The Gifts of Life by Oliver Smuhar

Hello, fellow bookworm!

I’ve finally managed to complete my Master’s degree which optimistically not only means that I’ll have more time for reading books for fun again, but also that I’ll be able to get back into the swing of regular posts.

Fun fact: since the last time I posted WordPress has changed A LOT so whether or not this post will be aesthetically formatted is a matter of luck trial and error at this point. I’ll give it the old college try!

Synopsis via goodreads:

Inside this book hides a magical world that is celebrating something special! It’s that time of year where every major city gathers for another Ascension Day. But this year it’s different. Inside, awaiting and resting, are Perry’s powers. On this day, he, his friends and everyone else who lives and breathes, can use their powers through the ceremony of a godlike light. But this day is different! Inside the White City there is an evil army. After the destruction of his home, Perry finds himself lost with his best friend, his sister and their servant, Bailey, an Ever who leads them to safety. Outside, on their journey, the group is forced to use their powers. But as time fades, so does their humanity. Releasing their gifts of life to the world, only leads to mutation. And what was, may never be, but this time it’s different. From the plains of the White City, Kelton Whide, to the forest of the Green City, Everbreen, nature takes its course. And where the Panda talks, a Masked Man mumbles and many white orchids turn to red, what is sacrificed inside this book leaves this magical world truely in awe!

Disclaimer* I received this as a free ebook from the author in exchange for an honest review. The opinions in this review are my own and are in no way influenced by another party.

Color me impressed. There were moments while reading this book that I forgot that it was written by someone as young as Oliver (like, hello he’s only 19!). The fact that someone so young can even write a book is impressive.

That being said, there were other times while reading where (mostly dialogue) felt very young, inappropriate, and quite frankly, at times crude. I don’t have exact page numbers since I was reading and making notes on my kindle, but here are some examples where I cringed a little while reading.

“Haha. Shut up… Okay, I’m gonna take a monster crap in your bathroom.”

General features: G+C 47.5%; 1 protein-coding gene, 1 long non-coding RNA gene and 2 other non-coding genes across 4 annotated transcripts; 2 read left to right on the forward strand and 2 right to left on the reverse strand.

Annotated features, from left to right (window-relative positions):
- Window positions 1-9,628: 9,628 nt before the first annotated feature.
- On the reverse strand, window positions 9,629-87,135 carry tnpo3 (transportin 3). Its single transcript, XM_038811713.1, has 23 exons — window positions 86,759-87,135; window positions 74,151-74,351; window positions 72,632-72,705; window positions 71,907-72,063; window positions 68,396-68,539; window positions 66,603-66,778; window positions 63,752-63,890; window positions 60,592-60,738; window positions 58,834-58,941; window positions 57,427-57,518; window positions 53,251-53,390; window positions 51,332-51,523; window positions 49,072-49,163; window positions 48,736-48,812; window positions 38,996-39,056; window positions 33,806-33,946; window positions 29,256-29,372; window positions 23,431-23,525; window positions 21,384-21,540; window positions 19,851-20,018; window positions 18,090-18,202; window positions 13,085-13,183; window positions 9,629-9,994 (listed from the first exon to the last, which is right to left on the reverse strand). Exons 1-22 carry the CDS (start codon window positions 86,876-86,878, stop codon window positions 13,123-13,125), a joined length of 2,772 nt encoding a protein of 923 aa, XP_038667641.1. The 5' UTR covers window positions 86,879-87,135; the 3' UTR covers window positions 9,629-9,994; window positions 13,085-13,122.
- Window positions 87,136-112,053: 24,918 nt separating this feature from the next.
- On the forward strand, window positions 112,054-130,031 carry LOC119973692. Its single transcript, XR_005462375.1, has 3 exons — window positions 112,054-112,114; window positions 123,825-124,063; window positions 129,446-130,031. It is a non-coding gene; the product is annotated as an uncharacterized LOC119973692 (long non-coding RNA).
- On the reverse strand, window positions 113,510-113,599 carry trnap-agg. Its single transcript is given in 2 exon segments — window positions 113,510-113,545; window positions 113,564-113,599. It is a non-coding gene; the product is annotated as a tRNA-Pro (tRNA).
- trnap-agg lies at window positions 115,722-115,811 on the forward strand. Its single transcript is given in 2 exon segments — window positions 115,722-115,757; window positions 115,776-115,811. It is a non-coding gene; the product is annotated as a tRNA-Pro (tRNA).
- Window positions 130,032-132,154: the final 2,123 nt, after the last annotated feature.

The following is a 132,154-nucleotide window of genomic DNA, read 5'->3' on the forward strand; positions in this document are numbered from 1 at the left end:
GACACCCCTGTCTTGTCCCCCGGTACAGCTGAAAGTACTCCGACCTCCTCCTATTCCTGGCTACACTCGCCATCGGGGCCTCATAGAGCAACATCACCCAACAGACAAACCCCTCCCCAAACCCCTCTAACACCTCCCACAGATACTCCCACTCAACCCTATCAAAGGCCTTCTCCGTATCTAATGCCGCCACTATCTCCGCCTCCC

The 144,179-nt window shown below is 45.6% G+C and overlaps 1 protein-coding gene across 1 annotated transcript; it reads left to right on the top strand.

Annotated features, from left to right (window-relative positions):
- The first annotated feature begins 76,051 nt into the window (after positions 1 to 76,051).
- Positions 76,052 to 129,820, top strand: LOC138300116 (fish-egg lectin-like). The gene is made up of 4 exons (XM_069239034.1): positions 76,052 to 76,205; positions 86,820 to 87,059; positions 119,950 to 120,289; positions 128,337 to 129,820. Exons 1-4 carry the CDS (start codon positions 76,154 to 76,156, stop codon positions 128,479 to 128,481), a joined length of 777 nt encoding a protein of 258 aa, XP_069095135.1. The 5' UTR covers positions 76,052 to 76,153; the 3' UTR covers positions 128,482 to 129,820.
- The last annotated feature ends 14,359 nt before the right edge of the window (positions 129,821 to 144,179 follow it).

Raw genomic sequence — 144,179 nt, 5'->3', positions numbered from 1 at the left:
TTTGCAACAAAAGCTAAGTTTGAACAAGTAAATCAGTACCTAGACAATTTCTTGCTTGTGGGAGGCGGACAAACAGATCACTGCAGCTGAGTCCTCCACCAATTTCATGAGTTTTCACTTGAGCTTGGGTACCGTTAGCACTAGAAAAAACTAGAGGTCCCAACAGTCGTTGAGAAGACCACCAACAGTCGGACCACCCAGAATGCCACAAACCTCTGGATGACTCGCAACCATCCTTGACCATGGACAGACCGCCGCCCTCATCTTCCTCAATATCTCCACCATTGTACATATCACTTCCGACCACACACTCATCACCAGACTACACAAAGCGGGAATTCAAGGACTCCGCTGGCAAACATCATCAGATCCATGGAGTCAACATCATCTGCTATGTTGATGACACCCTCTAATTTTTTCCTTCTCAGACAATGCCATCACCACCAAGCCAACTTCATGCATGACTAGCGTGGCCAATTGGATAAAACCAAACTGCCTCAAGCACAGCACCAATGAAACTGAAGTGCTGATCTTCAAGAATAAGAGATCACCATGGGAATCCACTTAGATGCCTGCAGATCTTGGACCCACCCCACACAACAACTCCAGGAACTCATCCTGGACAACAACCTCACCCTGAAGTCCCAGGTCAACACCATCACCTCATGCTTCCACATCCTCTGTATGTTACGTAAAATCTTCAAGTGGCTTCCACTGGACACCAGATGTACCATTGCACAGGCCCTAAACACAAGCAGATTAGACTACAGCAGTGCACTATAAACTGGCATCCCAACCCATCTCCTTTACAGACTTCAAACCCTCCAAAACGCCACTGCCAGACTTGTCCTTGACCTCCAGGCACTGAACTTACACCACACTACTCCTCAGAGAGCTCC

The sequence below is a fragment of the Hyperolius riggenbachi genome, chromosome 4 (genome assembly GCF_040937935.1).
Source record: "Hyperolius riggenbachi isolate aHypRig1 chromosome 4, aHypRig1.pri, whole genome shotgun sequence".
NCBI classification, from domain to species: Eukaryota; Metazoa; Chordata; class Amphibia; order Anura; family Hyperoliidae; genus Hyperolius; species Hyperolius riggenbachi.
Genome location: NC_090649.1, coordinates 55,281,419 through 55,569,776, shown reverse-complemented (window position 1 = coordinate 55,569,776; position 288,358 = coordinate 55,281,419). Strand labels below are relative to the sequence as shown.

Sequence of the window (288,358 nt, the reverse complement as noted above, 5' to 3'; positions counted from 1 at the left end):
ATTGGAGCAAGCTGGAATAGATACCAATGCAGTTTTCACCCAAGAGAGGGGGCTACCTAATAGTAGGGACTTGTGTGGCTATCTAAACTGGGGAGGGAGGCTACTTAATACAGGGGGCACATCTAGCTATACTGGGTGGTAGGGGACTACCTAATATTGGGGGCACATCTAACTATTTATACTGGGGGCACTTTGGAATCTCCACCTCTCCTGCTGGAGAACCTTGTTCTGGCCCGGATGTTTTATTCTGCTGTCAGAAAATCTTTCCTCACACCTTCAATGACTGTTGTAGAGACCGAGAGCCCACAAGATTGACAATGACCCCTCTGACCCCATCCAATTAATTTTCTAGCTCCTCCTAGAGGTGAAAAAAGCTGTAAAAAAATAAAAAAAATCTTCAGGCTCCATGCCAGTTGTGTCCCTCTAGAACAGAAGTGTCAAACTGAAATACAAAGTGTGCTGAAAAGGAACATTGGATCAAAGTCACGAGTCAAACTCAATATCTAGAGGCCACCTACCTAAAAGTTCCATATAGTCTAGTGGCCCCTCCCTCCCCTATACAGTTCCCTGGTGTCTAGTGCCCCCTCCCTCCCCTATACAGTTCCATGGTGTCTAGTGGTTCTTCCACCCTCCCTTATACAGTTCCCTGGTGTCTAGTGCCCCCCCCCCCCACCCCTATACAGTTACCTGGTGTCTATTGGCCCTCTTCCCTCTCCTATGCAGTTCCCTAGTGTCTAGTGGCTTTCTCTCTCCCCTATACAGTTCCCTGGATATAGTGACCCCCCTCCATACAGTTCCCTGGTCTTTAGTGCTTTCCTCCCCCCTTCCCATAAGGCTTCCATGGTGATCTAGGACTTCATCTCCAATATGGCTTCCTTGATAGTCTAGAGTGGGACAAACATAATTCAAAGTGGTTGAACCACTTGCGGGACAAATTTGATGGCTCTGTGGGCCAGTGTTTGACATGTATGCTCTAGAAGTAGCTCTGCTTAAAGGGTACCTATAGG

“C’mon homos!”

“He was extremely neat for a guy– OCD neat.”

“Eddy had this amazing power where his vomit could turn into anything you desired.”

“Uh– I don’t think that made sense. But I didn’t poo myself again”

“some of the nurse chicks had begun to fight back as well.”

I can handle having characters who annoy me or who I don’t really like, but it’s frustrating to me as a reader to feel like I’m supposed to like characters who speak like this. I would strongly suggest a change to this kind of dialogue. Not only would I avoid the mention of feces and vomit – *eww* – but I would also want things that could be taken as offensive to certain readers to be reworked. The terminology used such as “homos”, “OCD neat”, and “chicks” has, in my personal opinion, no place in a book published within the last 10 years.

Now, the story itself has value, and the world where it takes place is also very entertaining. I’m a big fan of world-building and I enjoyed the traveling that happened throughout the book.

Another point where I feel there is room for improvement, however, is how the author goes about expressing the feelings of his characters. While this didn’t bother me as much as the quotes discussed above, I truly feel that the book could be vastly improved upon by changing this aspect. For example, the main characters, Perry and Faith, in my opinion, could have had a much more compelling, intense, and suspenseful love story. I would have included that as a spoiler alert, but that exactly is the problem. As soon as the reader is introduced to these characters, it is 3000% clear that they will end up together.

Perry and Faith are also big offenders of long, rambling dialogues. I unterstand that it is meant to make the text seem more like spoken, rather than written speech, but it comes off as rushed and as if the dialogue is running ahead and the reader is just trying to keep up.

There is sexual violence in this book and I would highly recommend the author think about how he wants that experience to affect the character. I won’t spoil anything, but the survivor’s reaction to the events that followed the attack really bothered me. I think the intentions are good, but I don’t think that’s how anyone would feel about their attacker.

Speaking of attacks and other evil doings, I found it refreshing, that the author had no trouble adding violence and evil doings to the evil characters. Also, props to Oliver because I had no idea about a certain evil character until it happened! Nothing is less convincing for a reader than an “evil” character who is just evil with no evidence to back it up. I think applying that kind of mentality to other aspects of the book could thoroughly improve it overall. Readers shouldn’t just be told that someone is evil, just as they shouldn’t be told that someone is good or that two someones are in love, all of these things should be able to be inferred by the reader through the way the book is written.

All in all, I really think this has the makings of a good book. I just wish these things could have been worked out prior to publishing. I can only hope that the author will be able to take these things into consideration when working on future projects.

Thanks for reading! -xo Amber

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